Parliamentarians yesterday castigated President Emmerson Mnangagwa for dropping two of his Cabinet ministers barely 48 hours after their appointment.
At the weekend, Mnangagwa dropped two men he had originally named to his Cabinet in the face of public opposition: Lazarus Dokora, the very unpopular Primary and Secondary Education minister, whom he had originally intended to retain from former President Robert Mugabe’s Cabinet, and Clever Nyathi, who was replaced with Petronella Kagonye apparently to improve women’s representation and to conform to the constitutional requirement that all but five ministers must be members of Parliament.
In terms of section 104 (3) of the Constitution, the president can only appoint a maximum of five Cabinet ministers outside Parliament, based on their special skill.
Mnangagwa had however, appointed eight ministers who are not MPs. Musikavanhu MDC MP Prosper Mutseyami yesterday blasted Mnangagwa’s advisors saying they slept on the job.
“The president must look thoroughly on the house of advisors he has. Last time, former president was given a wrong speech to read by these same advisors, so the president must be careful.
“Here we are looking at the Constitution. The president’s advisors failed to advise the president and as MPs we are worried that the president named almost 10 ministers out of Parliament. However, he managed to reverse the decision,” Mutseyami said.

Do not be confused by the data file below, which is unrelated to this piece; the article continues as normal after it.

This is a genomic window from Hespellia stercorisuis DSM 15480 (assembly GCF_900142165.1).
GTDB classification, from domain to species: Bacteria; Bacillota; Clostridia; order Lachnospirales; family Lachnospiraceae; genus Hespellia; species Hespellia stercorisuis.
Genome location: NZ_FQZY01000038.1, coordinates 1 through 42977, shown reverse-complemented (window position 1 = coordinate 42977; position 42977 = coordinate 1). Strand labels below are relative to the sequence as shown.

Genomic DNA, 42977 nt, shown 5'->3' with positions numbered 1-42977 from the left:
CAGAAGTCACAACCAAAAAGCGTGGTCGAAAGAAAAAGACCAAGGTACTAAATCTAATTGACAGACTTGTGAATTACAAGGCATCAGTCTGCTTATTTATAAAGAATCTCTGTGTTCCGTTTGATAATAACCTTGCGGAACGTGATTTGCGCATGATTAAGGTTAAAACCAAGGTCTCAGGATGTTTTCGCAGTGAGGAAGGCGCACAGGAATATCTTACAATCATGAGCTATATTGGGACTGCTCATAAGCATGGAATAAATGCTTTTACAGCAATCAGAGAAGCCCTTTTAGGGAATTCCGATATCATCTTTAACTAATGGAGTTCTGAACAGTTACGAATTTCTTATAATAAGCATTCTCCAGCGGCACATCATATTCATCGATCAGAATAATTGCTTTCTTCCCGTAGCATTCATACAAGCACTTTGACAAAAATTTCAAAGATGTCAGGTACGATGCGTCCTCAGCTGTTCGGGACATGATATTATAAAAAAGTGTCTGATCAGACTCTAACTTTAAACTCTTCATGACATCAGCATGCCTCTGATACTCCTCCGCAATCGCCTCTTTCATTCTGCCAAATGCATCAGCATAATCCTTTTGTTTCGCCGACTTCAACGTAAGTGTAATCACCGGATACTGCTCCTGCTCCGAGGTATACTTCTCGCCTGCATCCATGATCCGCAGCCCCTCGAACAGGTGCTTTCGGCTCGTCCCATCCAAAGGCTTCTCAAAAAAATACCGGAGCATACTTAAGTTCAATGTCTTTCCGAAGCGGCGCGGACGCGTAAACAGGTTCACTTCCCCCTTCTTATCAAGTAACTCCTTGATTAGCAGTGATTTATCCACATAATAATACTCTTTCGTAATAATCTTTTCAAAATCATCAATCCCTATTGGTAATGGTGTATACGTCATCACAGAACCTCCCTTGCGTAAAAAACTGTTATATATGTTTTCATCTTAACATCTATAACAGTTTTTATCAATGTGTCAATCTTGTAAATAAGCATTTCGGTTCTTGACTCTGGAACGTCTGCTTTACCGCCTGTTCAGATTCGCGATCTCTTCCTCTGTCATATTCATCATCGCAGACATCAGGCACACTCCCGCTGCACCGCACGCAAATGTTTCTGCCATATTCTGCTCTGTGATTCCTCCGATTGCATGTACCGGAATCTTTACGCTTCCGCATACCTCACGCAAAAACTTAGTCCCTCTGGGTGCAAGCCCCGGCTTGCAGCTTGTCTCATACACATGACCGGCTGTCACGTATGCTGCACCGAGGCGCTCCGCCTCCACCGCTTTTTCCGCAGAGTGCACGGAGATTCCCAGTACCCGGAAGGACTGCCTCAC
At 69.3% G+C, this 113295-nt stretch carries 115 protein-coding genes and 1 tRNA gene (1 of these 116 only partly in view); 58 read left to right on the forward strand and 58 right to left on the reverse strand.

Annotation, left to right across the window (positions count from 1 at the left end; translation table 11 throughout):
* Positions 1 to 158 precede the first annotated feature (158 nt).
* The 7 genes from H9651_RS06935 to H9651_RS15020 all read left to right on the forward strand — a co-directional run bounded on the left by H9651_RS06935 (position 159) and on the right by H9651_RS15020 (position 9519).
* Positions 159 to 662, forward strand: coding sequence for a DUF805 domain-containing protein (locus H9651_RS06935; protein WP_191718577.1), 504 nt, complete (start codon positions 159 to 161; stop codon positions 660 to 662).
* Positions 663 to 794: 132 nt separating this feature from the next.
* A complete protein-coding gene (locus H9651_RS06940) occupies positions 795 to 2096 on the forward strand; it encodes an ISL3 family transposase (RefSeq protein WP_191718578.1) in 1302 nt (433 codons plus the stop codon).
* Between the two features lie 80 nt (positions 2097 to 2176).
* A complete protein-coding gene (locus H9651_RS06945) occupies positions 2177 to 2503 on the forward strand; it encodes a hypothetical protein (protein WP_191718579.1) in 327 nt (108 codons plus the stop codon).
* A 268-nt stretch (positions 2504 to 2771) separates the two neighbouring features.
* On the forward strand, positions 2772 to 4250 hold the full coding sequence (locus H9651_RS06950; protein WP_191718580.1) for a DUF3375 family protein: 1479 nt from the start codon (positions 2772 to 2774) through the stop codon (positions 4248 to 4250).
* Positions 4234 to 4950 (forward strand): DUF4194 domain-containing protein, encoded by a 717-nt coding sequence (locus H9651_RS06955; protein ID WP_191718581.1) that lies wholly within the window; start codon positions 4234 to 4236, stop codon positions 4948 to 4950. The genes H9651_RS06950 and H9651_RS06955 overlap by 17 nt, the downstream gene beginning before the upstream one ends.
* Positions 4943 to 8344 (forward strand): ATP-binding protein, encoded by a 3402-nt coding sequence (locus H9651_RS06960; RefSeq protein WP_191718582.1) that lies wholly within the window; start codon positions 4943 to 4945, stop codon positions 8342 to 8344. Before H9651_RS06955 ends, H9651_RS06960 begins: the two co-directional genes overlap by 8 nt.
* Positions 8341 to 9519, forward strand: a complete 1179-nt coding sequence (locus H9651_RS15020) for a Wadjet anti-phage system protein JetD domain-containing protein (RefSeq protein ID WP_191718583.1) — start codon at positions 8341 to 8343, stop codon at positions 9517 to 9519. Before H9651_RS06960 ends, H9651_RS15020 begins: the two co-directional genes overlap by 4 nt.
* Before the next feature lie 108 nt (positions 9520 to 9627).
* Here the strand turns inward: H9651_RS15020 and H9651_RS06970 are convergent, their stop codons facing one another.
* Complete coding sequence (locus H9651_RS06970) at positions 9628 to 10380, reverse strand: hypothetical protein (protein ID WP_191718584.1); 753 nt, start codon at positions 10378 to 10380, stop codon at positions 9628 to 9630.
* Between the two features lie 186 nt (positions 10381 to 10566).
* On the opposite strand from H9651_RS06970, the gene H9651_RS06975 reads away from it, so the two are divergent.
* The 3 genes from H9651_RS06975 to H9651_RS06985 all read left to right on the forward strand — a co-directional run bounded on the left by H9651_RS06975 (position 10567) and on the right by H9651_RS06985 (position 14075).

Speaker of the National Assembly Jacob Mudenda said: “Your point of order is noted …Mutseyami.”
Independent Norton MP Temba Mliswa said: “On the ground, people are disgruntled by Cabinet. If there are some people who are telling the president that his Cabinet is good, they are lying to the president. If you are facing allegations of corruption against, if the president approaches you, you must do an honourable thing by telling the president that you can’t because of those allegations.”
Mnangagwa swore in his new Cabinet on December 4. There was much disappointment on the make-up of the team which also includes two military men.
Major General Sibusiso Moyo, who appeared on State television on the morning of November 15 to announce the military takeover with the memorable words “the situation in our country has moved to a new level,” is the new Foreign Affairs minister. Air Marshal Perrance Shiri, who heads the air force and who led the Fifth Brigade during the Gukurahundi massacres in Matabeleland in 1983-84, is now the Lands minister.
Chris Mutsvangwa, leader of the war veterans’ association, has been named special adviser to the president.